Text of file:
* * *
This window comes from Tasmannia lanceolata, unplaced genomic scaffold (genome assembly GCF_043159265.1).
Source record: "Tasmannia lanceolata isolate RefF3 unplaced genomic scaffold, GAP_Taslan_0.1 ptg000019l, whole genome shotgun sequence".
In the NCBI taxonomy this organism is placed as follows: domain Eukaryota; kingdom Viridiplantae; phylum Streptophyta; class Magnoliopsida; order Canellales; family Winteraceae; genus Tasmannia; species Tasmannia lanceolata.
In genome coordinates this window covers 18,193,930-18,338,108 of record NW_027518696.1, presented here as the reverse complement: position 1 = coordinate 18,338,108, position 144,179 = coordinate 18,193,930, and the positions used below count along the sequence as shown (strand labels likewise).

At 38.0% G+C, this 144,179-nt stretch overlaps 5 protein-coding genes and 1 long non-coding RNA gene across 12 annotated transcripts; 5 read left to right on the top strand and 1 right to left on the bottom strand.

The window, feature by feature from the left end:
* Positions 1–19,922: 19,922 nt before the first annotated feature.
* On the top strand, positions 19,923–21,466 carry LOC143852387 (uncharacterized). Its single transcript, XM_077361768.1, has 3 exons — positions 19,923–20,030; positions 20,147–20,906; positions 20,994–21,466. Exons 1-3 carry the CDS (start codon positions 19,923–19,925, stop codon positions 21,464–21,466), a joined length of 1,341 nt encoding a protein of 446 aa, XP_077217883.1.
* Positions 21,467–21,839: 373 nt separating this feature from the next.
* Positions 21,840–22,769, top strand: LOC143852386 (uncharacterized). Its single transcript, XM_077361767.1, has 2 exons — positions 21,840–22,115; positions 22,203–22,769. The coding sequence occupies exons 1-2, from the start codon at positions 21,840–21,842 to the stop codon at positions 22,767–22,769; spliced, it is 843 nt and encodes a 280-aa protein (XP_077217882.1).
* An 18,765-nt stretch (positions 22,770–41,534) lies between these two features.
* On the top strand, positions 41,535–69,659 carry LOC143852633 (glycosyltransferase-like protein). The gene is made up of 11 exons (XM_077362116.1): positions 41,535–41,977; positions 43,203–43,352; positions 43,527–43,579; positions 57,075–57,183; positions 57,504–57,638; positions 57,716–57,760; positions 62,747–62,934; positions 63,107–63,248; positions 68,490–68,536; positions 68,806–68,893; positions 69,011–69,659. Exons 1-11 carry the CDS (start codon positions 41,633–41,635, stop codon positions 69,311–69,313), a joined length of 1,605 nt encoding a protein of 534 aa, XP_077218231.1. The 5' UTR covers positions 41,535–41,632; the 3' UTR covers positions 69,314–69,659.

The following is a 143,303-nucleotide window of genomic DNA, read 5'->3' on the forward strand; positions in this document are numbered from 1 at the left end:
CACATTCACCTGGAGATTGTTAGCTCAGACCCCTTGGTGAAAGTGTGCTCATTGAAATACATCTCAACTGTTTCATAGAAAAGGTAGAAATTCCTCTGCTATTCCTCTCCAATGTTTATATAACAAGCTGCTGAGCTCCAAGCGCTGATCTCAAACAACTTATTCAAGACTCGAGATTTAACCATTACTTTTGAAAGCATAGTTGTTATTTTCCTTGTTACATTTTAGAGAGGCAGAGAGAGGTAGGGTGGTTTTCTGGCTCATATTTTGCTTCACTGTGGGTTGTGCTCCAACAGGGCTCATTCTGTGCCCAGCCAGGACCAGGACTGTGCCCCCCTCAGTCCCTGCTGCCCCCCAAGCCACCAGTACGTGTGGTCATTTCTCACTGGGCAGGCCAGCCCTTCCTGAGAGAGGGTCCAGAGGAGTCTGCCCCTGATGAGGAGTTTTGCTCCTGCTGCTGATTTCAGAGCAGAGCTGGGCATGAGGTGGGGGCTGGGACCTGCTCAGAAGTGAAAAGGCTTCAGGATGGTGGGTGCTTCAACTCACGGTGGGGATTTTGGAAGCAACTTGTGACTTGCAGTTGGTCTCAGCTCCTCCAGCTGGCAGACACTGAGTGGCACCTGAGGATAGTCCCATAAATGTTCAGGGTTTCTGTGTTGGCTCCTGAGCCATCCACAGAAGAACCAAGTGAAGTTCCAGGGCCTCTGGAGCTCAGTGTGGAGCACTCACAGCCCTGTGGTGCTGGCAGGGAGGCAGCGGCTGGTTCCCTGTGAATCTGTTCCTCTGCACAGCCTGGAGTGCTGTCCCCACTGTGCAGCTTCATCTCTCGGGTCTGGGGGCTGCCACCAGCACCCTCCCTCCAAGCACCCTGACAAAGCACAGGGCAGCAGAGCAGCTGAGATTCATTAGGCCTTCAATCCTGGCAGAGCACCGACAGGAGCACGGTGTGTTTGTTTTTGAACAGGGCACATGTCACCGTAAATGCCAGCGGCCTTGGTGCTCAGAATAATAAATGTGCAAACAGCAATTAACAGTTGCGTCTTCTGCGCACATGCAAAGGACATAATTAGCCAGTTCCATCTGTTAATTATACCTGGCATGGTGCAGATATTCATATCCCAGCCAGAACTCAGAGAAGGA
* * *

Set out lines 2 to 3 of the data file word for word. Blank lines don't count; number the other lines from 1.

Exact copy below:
Source record: "Tasmannia lanceolata isolate RefF3 unplaced genomic scaffold, GAP_Taslan_0.1 ptg000019l, whole genome shotgun sequence".
In the NCBI taxonomy this organism is placed as follows: domain Eukaryota; kingdom Viridiplantae; phylum Streptophyta; class Magnoliopsida; order Canellales; family Winteraceae; genus Tasmannia; species Tasmannia lanceolata.